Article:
v. 26b-28: …whoever wishes to become great among you shall be your servant, and whoever wishes to be first among you shall be your slave; just as the Son of Man did not come to be served, but to serve and to give His life a ransom for many.
Observation: The early laborers to the vineyard had—they had a denarius, they had had a full day’s work—but they wanted more in comparison to the other workers (v. 12). James and John had—they had front row seats to Jesus, they had an eternal kingdom ahead—but they wanted more in comparison to the other disciples (v. 20-24). The blind men had—they had life and were somehow getting by—but they wanted more. They wanted their sight.
In the middle of everyone’s desire for what they didn’t have, Jesus foretold His betrayal, abuse, and death. He was painfully clear about who would be involved and what would happen, but there is no recorded response. The text seems to beg, “Really, Jesus? Are you sure you have that right? You must be mistaken.” There was no recognition of His gift; of His deity; of His lovingkindness from those who surrounded him daily.
Looking more closely at those who wanted more, the laborers felt entitled. They had worked longer. They “grumbled at the landowner.” (v. 11). Good thing I never grumble.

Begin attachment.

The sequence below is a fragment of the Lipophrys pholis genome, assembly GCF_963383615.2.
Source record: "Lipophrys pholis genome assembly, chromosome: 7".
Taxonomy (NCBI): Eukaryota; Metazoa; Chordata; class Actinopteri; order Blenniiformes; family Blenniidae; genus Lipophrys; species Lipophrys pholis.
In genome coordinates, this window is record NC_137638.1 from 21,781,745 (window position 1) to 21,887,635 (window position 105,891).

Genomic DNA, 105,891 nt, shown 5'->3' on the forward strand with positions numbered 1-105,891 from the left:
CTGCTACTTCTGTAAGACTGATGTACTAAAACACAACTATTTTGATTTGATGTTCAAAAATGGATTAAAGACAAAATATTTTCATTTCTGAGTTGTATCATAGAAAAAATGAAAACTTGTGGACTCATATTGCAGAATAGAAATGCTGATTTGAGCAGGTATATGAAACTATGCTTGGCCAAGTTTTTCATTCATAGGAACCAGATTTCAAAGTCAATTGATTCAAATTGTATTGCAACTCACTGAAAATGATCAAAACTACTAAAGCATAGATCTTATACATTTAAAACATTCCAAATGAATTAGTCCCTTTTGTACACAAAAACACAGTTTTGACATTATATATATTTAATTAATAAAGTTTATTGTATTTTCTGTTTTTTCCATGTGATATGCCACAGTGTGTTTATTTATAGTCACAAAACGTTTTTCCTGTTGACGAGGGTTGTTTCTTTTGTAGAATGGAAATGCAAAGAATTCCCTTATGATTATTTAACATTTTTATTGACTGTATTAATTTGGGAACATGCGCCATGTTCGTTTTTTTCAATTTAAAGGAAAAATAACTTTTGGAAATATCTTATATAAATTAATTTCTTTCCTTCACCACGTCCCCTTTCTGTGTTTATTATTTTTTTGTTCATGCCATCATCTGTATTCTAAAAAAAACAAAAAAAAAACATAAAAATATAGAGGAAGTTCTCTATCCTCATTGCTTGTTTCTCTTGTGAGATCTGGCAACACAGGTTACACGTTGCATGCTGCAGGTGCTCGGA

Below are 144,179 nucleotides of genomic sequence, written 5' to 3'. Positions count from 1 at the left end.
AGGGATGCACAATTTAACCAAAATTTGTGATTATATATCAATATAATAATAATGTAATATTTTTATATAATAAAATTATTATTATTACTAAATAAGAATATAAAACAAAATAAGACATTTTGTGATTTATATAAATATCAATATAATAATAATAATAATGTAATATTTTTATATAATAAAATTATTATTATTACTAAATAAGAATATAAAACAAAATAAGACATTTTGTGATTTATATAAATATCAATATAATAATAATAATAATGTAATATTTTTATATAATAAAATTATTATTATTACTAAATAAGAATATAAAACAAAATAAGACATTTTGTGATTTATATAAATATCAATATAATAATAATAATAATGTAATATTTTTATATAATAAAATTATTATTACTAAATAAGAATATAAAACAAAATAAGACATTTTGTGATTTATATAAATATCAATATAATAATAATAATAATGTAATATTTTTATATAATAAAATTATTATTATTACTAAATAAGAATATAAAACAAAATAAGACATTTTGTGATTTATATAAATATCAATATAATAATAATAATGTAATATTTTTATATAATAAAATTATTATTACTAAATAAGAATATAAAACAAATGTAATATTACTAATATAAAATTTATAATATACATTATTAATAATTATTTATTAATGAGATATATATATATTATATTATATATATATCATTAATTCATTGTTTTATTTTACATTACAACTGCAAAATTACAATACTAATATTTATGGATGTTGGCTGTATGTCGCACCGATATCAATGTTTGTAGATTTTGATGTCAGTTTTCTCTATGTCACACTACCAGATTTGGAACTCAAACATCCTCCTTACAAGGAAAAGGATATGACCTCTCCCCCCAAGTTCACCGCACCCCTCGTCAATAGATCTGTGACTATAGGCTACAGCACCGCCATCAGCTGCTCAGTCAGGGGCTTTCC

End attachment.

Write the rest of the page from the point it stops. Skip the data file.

James and John appear to have recruited their mother to help ask Jesus for special treatment. They said, “we are able” to do whatever is asked in exchange for the honor of sitting at your right and left hand. The workers and disciples felt entitled to special treatment from God. Their words and actions reveal that, because of their labor, God was now under obligation to treat them accordingly.
But God is not under obligation to any man. He is God. “Is it not lawful for me to do what I wish with what is my own? Or is your eye envious because I am generous?” (v. 15).
The blind men, on the other hand, cried out, “Lord, Son of David, have mercy on us!” They recognized that Jesus may or may not grant their request. They had nothing to offer in return. God’s mercy would be extended or withheld at the discretion of the Master. It was not in the getting that they recognized Jesus’ lordship, it was already His. They laid their pitiful voices and humility at the feet of Jesus. And He healed them.
Application: How do I come to Jesus? Do I come expecting to receive more in comparison to others because of some special service or sacrifice? Or do I recognize Him for who He is—the Son of Man, the representative of man, the gift given to redeem man? When I demand more, when I grumble, when I expect better treatment do I stop to look at Jesus? The One who was delivered to the chief priests and scribes who condemned him to death? Who was then handed Him over to the Gentiles to mock and scourge and crucify? And who, on the third day, was raised up? (v. 18-19).
What did I want again? I think I just forgot.